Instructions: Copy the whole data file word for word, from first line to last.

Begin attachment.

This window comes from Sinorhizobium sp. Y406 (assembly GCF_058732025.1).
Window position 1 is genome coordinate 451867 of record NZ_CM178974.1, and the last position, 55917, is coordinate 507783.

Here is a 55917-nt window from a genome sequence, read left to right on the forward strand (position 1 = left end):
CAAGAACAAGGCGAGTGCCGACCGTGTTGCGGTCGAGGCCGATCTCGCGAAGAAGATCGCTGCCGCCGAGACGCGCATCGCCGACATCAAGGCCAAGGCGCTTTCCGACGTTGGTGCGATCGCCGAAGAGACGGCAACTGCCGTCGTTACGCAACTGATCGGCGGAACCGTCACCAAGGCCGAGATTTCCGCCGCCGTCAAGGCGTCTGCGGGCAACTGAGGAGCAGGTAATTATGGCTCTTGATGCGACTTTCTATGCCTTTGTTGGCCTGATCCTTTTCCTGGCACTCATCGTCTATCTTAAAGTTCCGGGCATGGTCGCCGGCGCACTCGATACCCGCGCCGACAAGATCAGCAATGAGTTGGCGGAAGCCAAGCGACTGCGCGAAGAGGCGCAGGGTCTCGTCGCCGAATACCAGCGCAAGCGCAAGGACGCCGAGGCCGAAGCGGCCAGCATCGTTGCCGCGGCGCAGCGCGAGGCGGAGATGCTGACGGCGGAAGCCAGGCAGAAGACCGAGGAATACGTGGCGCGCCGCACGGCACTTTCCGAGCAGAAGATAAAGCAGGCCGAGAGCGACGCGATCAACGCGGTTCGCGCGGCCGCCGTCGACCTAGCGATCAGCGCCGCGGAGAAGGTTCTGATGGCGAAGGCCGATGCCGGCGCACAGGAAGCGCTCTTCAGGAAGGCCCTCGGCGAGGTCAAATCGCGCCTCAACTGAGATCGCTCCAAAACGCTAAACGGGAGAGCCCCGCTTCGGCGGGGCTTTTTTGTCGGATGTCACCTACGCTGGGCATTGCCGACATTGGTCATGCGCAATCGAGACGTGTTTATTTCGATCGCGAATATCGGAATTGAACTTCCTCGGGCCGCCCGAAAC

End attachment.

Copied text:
This window comes from Sinorhizobium sp. Y406 (assembly GCF_058732025.1).
Window position 1 is genome coordinate 451867 of record NZ_CM178974.1, and the last position, 55917, is coordinate 507783.

Here is a 55917-nt window from a genome sequence, read left to right on the forward strand (position 1 = left end):
CAAGAACAAGGCGAGTGCCGACCGTGTTGCGGTCGAGGCCGATCTCGCGAAGAAGATCGCTGCCGCCGAGACGCGCATCGCCGACATCAAGGCCAAGGCGCTTTCCGACGTTGGTGCGATCGCCGAAGAGACGGCAACTGCCGTCGTTACGCAACTGATCGGCGGAACCGTCACCAAGGCCGAGATTTCCGCCGCCGTCAAGGCGTCTGCGGGCAACTGAGGAGCAGGTAATTATGGCTCTTGATGCGACTTTCTATGCCTTTGTTGGCCTGATCCTTTTCCTGGCACTCATCGTCTATCTTAAAGTTCCGGGCATGGTCGCCGGCGCACTCGATACCCGCGCCGACAAGATCAGCAATGAGTTGGCGGAAGCCAAGCGACTGCGCGAAGAGGCGCAGGGTCTCGTCGCCGAATACCAGCGCAAGCGCAAGGACGCCGAGGCCGAAGCGGCCAGCATCGTTGCCGCGGCGCAGCGCGAGGCGGAGATGCTGACGGCGGAAGCCAGGCAGAAGACCGAGGAATACGTGGCGCGCCGCACGGCACTTTCCGAGCAGAAGATAAAGCAGGCCGAGAGCGACGCGATCAACGCGGTTCGCGCGGCCGCCGTCGACCTAGCGATCAGCGCCGCGGAGAAGGTTCTGATGGCGAAGGCCGATGCCGGCGCACAGGAAGCGCTCTTCAGGAAGGCCCTCGGCGAGGTCAAATCGCGCCTCAACTGAGATCGCTCCAAAACGCTAAACGGGAGAGCCCCGCTTCGGCGGGGCTTTTTTGTCGGATGTCACCTACGCTGGGCATTGCCGACATTGGTCATGCGCAATCGAGACGTGTTTATTTCGATCGCGAATATCGGAATTGAACTTCCTCGGGCCGCCCGAAAC